The close parallel between the degree of tke stomach contractions and the intensity of the hunger sensations is further shown by the fact that the beginning of a strong contraction is frequently signaled by key No. 2 (moderate hunger), and then a shift made to key No. 3 (strong hunger) nearer the apex of the. contraction. Evidently, it is possible to distinguish a gradually increasing intensity of the hunger sensation during and parallel with the individual hunger contractions in the stomach. But this distinction is never made in very strong hunger and corresponding contractions.

Fusion of the hunger sensations into hunger tetanus parallel with strong and rapid contractions or tetanus of the stomach contractions.- The essential features and conditions of the incomplete tetanus of the stomach contraction at the end of the period of very vigorous contractions are already familiar to the reader. These tetanus periods of the stomach are invariably accompanied by a similar fusion or tetanus of the hunger sensation. The fusion of the hunger sensation appears to be more complete than the fusion of the stomach contractions. When the rate of the strong stomach contractions approaches 2 per minute, the fusion of the hunger sensations is practically complete, that is, a person is then unable to distinguish any rhythmical variations in the hunger intensity. These phases of the stomach contractions are always signaled with key No. 3 (strongest hunger). The greater fusion of the hunger sensations than is shown by the synchronous stomach contractions is probably due to the tonus element, as a strong and persistent state of tonus gives rise to a continuous hunger sensation. The fact that the strong individual sensations lag or persist longer than the corresponding stomach contractions may also be a factor.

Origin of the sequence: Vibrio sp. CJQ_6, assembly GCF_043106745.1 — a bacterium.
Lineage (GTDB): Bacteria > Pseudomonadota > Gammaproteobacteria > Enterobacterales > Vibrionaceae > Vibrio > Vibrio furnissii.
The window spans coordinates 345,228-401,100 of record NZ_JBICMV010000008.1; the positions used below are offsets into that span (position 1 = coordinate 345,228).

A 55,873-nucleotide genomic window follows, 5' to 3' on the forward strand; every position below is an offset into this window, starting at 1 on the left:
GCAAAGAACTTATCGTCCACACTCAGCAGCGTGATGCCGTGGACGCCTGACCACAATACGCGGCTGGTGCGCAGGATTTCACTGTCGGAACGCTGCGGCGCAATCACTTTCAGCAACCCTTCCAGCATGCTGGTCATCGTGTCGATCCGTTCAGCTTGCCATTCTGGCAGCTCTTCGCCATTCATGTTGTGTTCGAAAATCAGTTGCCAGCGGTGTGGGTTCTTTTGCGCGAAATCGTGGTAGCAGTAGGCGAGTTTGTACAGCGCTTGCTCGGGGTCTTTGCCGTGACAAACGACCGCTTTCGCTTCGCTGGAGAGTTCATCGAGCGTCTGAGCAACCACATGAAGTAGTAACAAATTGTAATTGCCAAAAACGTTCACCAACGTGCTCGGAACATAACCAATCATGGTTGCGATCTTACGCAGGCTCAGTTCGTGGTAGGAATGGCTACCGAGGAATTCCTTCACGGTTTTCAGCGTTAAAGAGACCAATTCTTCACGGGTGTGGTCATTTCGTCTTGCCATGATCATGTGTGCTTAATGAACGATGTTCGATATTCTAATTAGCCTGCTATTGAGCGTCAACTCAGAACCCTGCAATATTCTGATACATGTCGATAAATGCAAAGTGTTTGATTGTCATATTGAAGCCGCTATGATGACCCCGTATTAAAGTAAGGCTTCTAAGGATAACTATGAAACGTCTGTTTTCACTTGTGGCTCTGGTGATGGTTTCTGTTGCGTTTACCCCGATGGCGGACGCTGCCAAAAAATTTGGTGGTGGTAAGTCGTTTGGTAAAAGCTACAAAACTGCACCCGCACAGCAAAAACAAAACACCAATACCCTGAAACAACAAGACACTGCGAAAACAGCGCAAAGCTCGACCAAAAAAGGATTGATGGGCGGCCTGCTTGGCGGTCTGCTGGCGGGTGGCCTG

The abrupt cessation of the gastric tetanus at the end of a strong contraction period is accompanied by an equally abrupt and complete cessation of the hunger sensations.

Individual contractions of the "20-seconds rhythm" may give rise to a mild hunger pang, in which case they are usually stronger than those not definitely recognized in consciousness. But occasionally there may be no marked difference in the amplitude of the contractions. Each consecutive contraction of the " 20-seconds rhythm" is never signaled as a hunger contraction unless the contractions are very strong, in which case they can hardly be distinguished from the moderate contraction of the periodic or "30-seconds rhythm."

Assuming that the " 20-seconds rhythm" is an antrum rhythm, and that the stomach contractions cause the hunger sensations, it follows that strong contractions of the pyloric region should cause hunger. Now, such strong contractions of this region of the stomach occur during vomiting, yet vomiting is, to our knowledge, never accompanied by hunger sensations, although epigastric pain and distress may be felt. Of course it is possible that the change in the physiological condition in the central and the gastric nervous mechanisms usually present in vomiting may account for the absence of hunger. The recognition of only an occasional contraction of the "20-seconds rhythm" as a hunger contraction when all the contractions are of nearly uniform intensity is probably due to variations in attention.